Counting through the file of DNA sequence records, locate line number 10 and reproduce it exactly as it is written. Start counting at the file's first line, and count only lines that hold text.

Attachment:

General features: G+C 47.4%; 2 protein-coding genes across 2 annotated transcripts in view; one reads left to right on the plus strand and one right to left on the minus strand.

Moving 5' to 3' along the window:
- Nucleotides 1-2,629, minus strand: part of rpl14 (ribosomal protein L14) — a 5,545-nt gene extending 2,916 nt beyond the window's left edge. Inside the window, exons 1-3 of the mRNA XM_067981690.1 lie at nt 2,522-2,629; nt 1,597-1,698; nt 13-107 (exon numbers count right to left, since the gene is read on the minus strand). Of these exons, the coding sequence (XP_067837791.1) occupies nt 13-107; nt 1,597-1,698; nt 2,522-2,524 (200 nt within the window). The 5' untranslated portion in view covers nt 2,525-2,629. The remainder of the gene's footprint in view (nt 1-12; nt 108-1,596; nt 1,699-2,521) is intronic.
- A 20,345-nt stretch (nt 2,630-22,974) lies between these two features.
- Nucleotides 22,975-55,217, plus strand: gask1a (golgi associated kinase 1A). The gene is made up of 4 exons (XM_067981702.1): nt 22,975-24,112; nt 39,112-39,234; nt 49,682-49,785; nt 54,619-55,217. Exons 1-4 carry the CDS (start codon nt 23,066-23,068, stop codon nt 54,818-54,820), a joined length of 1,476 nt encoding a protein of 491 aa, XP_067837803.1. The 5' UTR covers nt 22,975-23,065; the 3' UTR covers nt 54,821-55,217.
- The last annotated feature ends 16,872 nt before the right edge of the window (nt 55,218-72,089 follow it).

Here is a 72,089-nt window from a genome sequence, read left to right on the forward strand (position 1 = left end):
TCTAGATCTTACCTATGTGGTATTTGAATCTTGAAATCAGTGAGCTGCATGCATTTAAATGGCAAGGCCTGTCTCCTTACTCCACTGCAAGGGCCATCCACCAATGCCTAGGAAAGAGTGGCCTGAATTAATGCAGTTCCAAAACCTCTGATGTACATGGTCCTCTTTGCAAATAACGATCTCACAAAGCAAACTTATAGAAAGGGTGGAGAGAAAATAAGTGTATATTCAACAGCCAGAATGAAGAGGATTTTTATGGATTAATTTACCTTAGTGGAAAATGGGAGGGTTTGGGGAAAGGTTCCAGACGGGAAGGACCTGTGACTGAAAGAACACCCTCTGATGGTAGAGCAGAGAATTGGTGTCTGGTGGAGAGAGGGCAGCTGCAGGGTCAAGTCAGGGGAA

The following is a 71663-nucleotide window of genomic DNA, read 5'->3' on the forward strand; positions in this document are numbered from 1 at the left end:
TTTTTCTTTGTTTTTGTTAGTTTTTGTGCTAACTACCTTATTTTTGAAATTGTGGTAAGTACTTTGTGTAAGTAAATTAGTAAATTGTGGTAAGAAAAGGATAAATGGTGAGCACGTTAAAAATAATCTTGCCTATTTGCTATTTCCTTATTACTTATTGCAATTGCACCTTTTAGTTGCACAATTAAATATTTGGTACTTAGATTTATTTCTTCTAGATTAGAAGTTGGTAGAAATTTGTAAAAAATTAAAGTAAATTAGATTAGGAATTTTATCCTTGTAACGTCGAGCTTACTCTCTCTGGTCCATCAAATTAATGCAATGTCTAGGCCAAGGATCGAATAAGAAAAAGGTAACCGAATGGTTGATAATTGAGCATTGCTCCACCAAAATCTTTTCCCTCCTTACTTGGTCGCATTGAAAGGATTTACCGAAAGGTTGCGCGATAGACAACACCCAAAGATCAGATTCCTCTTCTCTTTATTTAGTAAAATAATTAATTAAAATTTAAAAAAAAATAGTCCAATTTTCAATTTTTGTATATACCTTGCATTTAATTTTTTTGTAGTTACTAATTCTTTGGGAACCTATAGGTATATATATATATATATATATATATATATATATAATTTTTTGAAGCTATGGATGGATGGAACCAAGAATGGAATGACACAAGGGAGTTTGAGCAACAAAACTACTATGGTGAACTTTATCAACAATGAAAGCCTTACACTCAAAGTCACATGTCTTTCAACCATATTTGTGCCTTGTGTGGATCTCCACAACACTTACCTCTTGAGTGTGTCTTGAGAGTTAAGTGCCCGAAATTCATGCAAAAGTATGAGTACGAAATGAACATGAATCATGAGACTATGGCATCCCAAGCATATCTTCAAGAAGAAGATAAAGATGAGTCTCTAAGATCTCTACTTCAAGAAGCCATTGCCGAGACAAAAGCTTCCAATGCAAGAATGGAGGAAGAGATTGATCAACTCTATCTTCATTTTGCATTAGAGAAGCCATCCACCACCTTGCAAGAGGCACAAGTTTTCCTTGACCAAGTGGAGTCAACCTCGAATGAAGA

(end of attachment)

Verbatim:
TTTTTCTTTGTTTTTGTTAGTTTTTGTGCTAACTACCTTATTTTTGAAATTGTGGTAAGTACTTTGTGTAAGTAAATTAGTAAATTGTGGTAAGAAAAGGATAAATGGTGAGCACGTTAAAAATAATCTTGCCTATTTGCTATTTCCTTATTACTTATTGCAATTGCACCTTTTAGTTGCACAATTAAATATTTGGTACTTAGATTTATTTCTTCTAGATTAGAAGTTGGTAGAAATTTGTAAAAAATTAAAGTAAATTAGATTAGGAATTTTATCCTTGTAACGTCGAGCTTACTCTCTCTGGTCCATCAAATTAATGCAATGTCTAGGCCAAGGATCGAATAAGAAAAAGGTAACCGAATGGTTGATAATTGAGCATTGCTCCACCAAAATCTTTTCCCTCCTTACTTGGTCGCATTGAAAGGATTTACCGAAAGGTTGCGCGATAGACAACACCCAAAGATCAGATTCCTCTTCTCTTTATTTAGTAAAATAATTAATTAAAATTTAAAAAAAAATAGTCCAATTTTCAATTTTTGTATATACCTTGCATTTAATTTTTTTGTAGTTACTAATTCTTTGGGAACCTATAGGTATATATATATATATATATATATATATATATATAATTTTTTGAAGCTATGGATGGATGGAACCAAGAATGGAATGACACAAGGGAGTTTGAGCAACAAAACTACTATGGTGAACTTTATCAACAATGAAAGCCTTACACTCAAAGTCACATGTCTTTCAACCATATTTGTGCCTTGTGTGGATCTCCACAACACTTACCTCTTGAGTGTGTCTTGAGAGTTAAGTGCCCGAAATTCATGCAAAAGTATGAGTACGAAATGAACATGAATCATGAGACTATGGCATCCCAAGCATATCTTCAAGAAGAAGATAAAGATGAGTCTCTAAGATCTCTACTTCAAGAAGCCATTGCCGAGACAAAAGCTTCCAATGCAAGAATGGAGGAAGAGATTGATCAACTCTATCTTCATTTTGCATTAGAGAAGCCATCCACCACCTTGCAAGAGGCACAAGTTTTCCTTGACCAAGTGGAGTCAACCTCGAATGAAGA